Arab Citizens of Israel Split Over Leadership of Party Meant to Represent Them

Forty-seven percent of Israel Arabs would prefer lawmaker Ahmad Tibi as chair of Join List political party over the current leader, Ayman Odeh

Send in e-mailSend in e-mail
FILE PHOTO: MKs Ahmad Tibi and Ayman Odeh (Joint List), June 29, 2015.
FILE PHOTO: MKs Ahmad Tibi and Ayman Odeh (Joint List), June 29, 2015.Credit: Olivier Fitoussi

Forty-seven percent of Arabs who hold Israeli citizenship would prefer lawmaker Ahmad Tibi as chair of Join List political party over the current leader in the upcoming election, according to a poll published in Israeli daily Yedioth Ahronoth.

Current party chairman, Ayman Odeh, received support by only 20 percent of Arab voters.

Haaretz Weekly Ep. 11Credit: Haaretz

The poll also found that Tibi's party Ta'al would receive 43 percent of Arab votes if the election was held today, compared with 38 percent who said they'd vote for an alliance of the other Arab parties. Tibi submitted a request on Tuesday to split from the Joint List.

The Joint List was formed in 2014 after Israel raised the electoral threshold to 3.25 percent, making it likelier that individual parties representing Israel's Arab population could be shut out of the Knesset unless they allied with other parties. It is currently the third-largest bloc in the Knesset.

It's an alliance of several Arab and Arab-Jewish political parties, consisting of Hadash, United Arab List, Balad and Tibi's Ta’al.

In addition, according to the poll, 46 percent of Arab voters are not pleased with the Joint List's performance in the current Knesset compared with 42 percent who said they are pleased. Fifty-two percent said the Joint List does not represent them as Israeli Arabs, or represents them in a limited way, compated with 44 percent that said they feel represented.

The poll also found that five percent of Arabs in Israel would vote for Meretz, four for the Likud and three to Labor.

Polls released Wednesday by the Israel Television News Company and Kan public television projected that the Joint List would win 12 seats in the upcoming election, making it the third- or fourth-largest Knesset bloc.

Tibi's decision to split from the Joint List comes after months in which he has urged open primaries for Joint List candidates, or a distribution of parties' seats within the alliance based on public surveys, partly in the hopes of increasing Ta'al's strength. The other three Joint List parties did not cooperate with his efforts.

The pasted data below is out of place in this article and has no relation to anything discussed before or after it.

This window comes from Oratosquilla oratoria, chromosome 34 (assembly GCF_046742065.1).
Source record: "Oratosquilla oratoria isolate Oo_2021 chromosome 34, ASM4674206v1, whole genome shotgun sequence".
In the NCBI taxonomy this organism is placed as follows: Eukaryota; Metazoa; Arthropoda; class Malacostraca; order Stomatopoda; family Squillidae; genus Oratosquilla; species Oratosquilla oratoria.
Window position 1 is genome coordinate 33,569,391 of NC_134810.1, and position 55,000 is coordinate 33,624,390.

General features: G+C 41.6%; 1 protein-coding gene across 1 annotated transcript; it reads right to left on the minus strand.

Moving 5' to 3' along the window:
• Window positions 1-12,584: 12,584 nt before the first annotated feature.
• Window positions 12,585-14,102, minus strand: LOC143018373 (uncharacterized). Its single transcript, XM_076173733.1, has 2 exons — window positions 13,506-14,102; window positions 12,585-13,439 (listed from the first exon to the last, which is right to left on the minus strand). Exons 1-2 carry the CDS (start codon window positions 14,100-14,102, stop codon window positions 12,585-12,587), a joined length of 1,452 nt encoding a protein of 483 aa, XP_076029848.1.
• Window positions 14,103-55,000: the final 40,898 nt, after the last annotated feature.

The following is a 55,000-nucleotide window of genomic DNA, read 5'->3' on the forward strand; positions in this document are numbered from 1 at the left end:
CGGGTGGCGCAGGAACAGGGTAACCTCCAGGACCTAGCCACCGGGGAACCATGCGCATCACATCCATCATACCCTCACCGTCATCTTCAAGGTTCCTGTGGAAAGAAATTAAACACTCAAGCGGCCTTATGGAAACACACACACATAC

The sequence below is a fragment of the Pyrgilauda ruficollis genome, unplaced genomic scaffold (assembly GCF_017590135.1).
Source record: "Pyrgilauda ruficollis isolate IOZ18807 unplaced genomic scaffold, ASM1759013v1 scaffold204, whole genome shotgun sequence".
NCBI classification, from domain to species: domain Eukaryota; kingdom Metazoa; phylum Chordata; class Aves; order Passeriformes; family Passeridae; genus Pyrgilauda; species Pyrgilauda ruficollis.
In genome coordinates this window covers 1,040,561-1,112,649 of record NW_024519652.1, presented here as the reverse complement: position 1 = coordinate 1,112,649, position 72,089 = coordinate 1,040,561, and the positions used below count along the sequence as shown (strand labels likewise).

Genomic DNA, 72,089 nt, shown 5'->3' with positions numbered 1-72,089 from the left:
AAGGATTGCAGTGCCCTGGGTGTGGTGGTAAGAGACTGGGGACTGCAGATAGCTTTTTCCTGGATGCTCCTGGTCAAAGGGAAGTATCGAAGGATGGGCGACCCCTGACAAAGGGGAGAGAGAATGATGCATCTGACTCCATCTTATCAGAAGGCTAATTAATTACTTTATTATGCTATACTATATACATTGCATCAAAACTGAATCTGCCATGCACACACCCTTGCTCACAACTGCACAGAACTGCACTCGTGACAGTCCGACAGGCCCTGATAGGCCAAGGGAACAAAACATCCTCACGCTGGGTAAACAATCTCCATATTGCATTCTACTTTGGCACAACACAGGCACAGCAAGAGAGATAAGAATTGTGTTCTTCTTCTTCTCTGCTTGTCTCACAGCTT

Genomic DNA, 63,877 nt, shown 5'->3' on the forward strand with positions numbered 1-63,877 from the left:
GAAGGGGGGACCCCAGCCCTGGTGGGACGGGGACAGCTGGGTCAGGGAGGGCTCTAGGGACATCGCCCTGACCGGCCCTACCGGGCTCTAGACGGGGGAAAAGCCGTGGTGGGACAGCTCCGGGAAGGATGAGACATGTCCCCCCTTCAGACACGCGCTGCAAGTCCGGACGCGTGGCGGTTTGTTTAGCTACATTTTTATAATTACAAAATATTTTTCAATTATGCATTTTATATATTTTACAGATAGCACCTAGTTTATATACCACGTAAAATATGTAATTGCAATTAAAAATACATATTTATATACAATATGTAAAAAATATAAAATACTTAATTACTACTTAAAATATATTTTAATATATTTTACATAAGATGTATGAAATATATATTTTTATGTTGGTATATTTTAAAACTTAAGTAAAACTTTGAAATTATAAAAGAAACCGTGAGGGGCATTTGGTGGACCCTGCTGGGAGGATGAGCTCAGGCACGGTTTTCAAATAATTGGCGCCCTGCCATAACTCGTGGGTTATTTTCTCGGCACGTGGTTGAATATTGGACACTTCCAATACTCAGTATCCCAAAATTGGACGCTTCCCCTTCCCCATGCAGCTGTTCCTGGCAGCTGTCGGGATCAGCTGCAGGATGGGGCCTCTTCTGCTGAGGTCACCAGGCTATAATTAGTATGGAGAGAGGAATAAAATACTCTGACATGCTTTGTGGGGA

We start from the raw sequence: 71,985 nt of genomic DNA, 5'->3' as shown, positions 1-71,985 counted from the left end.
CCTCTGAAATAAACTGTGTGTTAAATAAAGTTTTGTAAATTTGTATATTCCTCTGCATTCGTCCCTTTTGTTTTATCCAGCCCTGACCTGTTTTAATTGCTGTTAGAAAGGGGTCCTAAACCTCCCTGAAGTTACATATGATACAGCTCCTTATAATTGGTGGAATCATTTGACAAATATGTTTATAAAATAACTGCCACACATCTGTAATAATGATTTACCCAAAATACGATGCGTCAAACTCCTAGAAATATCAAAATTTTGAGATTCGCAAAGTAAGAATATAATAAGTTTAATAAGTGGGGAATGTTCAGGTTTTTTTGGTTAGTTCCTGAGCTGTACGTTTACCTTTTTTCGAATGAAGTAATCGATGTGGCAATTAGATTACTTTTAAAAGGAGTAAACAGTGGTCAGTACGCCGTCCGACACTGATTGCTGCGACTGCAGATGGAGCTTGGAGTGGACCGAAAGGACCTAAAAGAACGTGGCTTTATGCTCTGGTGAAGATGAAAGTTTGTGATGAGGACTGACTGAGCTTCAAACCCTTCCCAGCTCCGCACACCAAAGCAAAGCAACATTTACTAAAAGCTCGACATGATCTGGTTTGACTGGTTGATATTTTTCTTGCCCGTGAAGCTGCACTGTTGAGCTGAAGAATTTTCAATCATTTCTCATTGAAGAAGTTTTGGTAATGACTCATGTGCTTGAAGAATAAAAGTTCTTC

"The one who wants to see the Joint List break up more than anyone is Netanyahu," Odeh said after Tibi's request was submitted. "Those who want to divide and conquer the Arabs are the radical right. I am proud to be part of a party that can put ideology above personal interests."

A number of Joint List members of Knesset have recently announced that they will not run in the upcoming election: Haneen Zoabi and Jamal Zahalka, both of the Balad party, and Dov Khenin of Hadash

Click the alert icon to follow topics:



Automatic approval of subscriber comments.
From $1 for the first month

Already signed up? LOG IN


The Orion nebula, photographed in 2009 by the Spitzer Telescope.

What if the Big Bang Never Actually Happened?

Relatives mourn during the funeral of four teenage Palestinians from the Nijm family killed by an errant rocket in Jabalya in the northern Gaza Strip, August 7.

Why Palestinian Islamic Jihad Rockets Kill So Many Palestinians

בן גוריון

'Strangers in My House': Letters Expelled Palestinian Sent Ben-Gurion in 1948, Revealed


AIPAC vs. American Jews: The Toxic Victories of the 'pro-Israel' Lobby

Bosnian Foreign Minister Bisera Turkovic speaks during a press conference in Sarajevo, Bosnia in May.

‘This Is Crazy’: Israeli Embassy Memo Stirs Political Storm in the Balkans

Hamas militants take part in a military parade in Gaza.

Israel Rewards Hamas for Its Restraint During Gaza Op